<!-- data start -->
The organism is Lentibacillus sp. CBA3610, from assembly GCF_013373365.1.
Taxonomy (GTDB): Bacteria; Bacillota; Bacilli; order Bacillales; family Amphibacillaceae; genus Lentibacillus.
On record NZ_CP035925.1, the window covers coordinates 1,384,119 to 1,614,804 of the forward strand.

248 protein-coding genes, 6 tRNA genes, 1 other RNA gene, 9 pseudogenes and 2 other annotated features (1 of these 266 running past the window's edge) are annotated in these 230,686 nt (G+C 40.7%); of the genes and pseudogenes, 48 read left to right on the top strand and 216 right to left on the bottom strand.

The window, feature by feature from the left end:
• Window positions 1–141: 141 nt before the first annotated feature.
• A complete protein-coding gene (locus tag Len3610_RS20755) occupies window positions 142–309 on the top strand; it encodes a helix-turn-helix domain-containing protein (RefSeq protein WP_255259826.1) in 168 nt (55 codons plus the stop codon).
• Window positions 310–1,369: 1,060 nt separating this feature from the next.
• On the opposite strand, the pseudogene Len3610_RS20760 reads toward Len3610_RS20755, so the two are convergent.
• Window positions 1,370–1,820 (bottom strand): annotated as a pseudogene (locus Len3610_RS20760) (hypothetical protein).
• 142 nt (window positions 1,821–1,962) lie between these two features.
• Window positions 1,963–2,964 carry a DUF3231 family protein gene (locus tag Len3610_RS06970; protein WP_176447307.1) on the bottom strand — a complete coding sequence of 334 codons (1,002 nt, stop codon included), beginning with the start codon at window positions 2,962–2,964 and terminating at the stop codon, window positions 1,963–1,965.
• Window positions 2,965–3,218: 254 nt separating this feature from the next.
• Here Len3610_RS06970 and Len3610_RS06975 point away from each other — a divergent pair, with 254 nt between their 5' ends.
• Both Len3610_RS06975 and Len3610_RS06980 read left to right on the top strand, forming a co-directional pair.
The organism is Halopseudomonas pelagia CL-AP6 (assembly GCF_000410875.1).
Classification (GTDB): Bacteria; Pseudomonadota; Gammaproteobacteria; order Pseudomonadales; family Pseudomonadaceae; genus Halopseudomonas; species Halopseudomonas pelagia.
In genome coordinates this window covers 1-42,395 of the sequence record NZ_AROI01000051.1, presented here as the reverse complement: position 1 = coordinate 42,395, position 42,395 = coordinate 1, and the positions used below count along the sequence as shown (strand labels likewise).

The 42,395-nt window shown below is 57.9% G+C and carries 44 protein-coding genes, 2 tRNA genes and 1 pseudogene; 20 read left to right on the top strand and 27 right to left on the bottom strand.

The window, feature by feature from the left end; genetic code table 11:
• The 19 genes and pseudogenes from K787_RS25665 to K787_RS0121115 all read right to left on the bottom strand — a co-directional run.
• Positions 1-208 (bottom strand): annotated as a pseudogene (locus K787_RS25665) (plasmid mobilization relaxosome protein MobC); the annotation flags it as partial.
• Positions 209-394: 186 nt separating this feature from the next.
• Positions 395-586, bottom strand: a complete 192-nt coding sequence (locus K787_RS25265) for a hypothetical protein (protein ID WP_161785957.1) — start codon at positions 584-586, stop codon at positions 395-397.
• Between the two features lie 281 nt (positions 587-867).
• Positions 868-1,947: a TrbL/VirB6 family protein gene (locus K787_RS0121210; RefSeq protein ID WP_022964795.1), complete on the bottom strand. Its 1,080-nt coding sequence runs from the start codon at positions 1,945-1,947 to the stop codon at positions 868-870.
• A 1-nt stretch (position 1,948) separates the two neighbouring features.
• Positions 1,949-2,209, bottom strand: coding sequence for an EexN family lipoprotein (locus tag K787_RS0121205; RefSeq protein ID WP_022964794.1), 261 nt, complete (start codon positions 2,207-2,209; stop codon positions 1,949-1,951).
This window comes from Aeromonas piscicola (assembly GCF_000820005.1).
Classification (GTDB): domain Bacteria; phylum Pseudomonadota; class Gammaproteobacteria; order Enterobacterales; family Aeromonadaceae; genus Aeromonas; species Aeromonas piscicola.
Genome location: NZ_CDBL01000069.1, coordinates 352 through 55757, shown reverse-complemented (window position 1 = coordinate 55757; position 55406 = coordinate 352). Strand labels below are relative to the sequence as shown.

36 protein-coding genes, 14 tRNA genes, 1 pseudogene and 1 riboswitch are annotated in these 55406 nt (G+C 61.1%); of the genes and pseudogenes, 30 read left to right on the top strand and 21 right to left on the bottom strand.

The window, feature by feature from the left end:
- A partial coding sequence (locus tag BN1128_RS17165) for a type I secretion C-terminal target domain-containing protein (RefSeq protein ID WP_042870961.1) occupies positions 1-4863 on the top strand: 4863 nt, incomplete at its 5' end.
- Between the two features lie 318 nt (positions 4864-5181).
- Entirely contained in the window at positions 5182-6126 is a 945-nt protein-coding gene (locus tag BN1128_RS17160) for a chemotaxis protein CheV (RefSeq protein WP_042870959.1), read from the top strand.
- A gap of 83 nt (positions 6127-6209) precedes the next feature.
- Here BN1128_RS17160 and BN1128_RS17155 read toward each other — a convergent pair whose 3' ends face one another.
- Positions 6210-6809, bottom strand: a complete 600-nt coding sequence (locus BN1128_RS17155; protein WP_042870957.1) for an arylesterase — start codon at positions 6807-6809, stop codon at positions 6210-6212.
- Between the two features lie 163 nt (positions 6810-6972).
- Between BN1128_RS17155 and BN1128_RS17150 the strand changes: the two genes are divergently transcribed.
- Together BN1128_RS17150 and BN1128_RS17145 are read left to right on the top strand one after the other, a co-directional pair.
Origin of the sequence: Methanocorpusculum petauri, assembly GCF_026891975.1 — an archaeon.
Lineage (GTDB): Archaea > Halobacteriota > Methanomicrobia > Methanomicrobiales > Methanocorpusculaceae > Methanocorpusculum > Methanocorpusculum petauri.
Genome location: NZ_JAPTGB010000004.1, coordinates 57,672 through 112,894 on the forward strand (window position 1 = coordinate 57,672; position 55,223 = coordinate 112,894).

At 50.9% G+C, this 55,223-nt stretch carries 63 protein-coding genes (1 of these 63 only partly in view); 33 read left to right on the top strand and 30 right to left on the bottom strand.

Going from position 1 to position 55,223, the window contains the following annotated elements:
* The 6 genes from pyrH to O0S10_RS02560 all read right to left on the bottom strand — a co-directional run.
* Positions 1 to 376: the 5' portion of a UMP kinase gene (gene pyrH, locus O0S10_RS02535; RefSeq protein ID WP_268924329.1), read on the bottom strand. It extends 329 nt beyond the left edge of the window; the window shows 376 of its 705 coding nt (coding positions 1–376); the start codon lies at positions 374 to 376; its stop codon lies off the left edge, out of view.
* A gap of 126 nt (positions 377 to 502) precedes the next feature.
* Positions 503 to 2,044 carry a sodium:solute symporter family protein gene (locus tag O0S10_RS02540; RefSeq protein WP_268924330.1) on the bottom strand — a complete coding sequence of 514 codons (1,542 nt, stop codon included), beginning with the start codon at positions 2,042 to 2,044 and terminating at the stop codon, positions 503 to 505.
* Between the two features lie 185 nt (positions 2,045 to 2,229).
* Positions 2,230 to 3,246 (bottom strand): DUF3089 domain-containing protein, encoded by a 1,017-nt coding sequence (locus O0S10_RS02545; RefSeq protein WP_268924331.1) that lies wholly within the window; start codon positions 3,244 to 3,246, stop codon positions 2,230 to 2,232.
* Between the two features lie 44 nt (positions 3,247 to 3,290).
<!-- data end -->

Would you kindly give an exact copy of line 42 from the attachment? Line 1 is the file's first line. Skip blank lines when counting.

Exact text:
- Together BN1128_RS17150 and BN1128_RS17145 are read left to right on the top strand one after the other, a co-directional pair.